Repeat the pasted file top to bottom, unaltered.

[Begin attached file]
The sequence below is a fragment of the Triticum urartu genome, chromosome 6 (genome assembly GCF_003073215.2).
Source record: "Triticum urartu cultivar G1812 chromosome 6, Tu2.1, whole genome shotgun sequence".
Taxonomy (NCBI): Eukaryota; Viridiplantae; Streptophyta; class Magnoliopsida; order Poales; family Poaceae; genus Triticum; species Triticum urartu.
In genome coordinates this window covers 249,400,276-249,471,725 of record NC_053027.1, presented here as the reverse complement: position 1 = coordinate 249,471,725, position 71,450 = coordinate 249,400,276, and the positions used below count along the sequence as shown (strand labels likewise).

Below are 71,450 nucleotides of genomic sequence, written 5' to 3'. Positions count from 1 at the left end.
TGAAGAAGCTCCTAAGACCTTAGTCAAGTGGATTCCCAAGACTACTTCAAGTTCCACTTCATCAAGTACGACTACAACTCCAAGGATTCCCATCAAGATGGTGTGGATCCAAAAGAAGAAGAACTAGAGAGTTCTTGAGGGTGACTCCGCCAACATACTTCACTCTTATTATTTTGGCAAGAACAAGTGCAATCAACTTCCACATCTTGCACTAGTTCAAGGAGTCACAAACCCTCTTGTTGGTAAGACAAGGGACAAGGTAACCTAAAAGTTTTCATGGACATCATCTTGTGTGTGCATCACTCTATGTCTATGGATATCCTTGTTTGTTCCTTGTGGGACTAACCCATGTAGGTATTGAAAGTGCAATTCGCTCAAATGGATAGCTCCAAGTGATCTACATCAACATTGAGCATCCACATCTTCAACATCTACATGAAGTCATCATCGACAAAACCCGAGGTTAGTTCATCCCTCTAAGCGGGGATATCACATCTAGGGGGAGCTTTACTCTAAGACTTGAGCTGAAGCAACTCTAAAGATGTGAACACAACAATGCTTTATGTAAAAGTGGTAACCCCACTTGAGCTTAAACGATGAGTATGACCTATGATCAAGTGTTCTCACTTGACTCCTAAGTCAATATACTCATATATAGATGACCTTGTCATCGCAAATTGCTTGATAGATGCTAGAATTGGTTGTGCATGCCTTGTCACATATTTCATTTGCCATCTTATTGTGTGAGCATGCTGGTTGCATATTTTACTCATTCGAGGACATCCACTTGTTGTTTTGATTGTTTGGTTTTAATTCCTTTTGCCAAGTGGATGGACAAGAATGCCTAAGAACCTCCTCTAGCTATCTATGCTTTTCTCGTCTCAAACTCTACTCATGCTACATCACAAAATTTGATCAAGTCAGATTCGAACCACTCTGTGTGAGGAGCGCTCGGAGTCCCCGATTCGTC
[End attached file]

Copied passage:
The sequence below is a fragment of the Triticum urartu genome, chromosome 6 (genome assembly GCF_003073215.2).
Source record: "Triticum urartu cultivar G1812 chromosome 6, Tu2.1, whole genome shotgun sequence".
Taxonomy (NCBI): Eukaryota; Viridiplantae; Streptophyta; class Magnoliopsida; order Poales; family Poaceae; genus Triticum; species Triticum urartu.
In genome coordinates this window covers 249,400,276-249,471,725 of record NC_053027.1, presented here as the reverse complement: position 1 = coordinate 249,471,725, position 71,450 = coordinate 249,400,276, and the positions used below count along the sequence as shown (strand labels likewise).

Below are 71,450 nucleotides of genomic sequence, written 5' to 3'. Positions count from 1 at the left end.
TGAAGAAGCTCCTAAGACCTTAGTCAAGTGGATTCCCAAGACTACTTCAAGTTCCACTTCATCAAGTACGACTACAACTCCAAGGATTCCCATCAAGATGGTGTGGATCCAAAAGAAGAAGAACTAGAGAGTTCTTGAGGGTGACTCCGCCAACATACTTCACTCTTATTATTTTGGCAAGAACAAGTGCAATCAACTTCCACATCTTGCACTAGTTCAAGGAGTCACAAACCCTCTTGTTGGTAAGACAAGGGACAAGGTAACCTAAAAGTTTTCATGGACATCATCTTGTGTGTGCATCACTCTATGTCTATGGATATCCTTGTTTGTTCCTTGTGGGACTAACCCATGTAGGTATTGAAAGTGCAATTCGCTCAAATGGATAGCTCCAAGTGATCTACATCAACATTGAGCATCCACATCTTCAACATCTACATGAAGTCATCATCGACAAAACCCGAGGTTAGTTCATCCCTCTAAGCGGGGATATCACATCTAGGGGGAGCTTTACTCTAAGACTTGAGCTGAAGCAACTCTAAAGATGTGAACACAACAATGCTTTATGTAAAAGTGGTAACCCCACTTGAGCTTAAACGATGAGTATGACCTATGATCAAGTGTTCTCACTTGACTCCTAAGTCAATATACTCATATATAGATGACCTTGTCATCGCAAATTGCTTGATAGATGCTAGAATTGGTTGTGCATGCCTTGTCACATATTTCATTTGCCATCTTATTGTGTGAGCATGCTGGTTGCATATTTTACTCATTCGAGGACATCCACTTGTTGTTTTGATTGTTTGGTTTTAATTCCTTTTGCCAAGTGGATGGACAAGAATGCCTAAGAACCTCCTCTAGCTATCTATGCTTTTCTCGTCTCAAACTCTACTCATGCTACATCACAAAATTTGATCAAGTCAGATTCGAACCACTCTGTGTGAGGAGCGCTCGGAGTCCCCGATTCGTC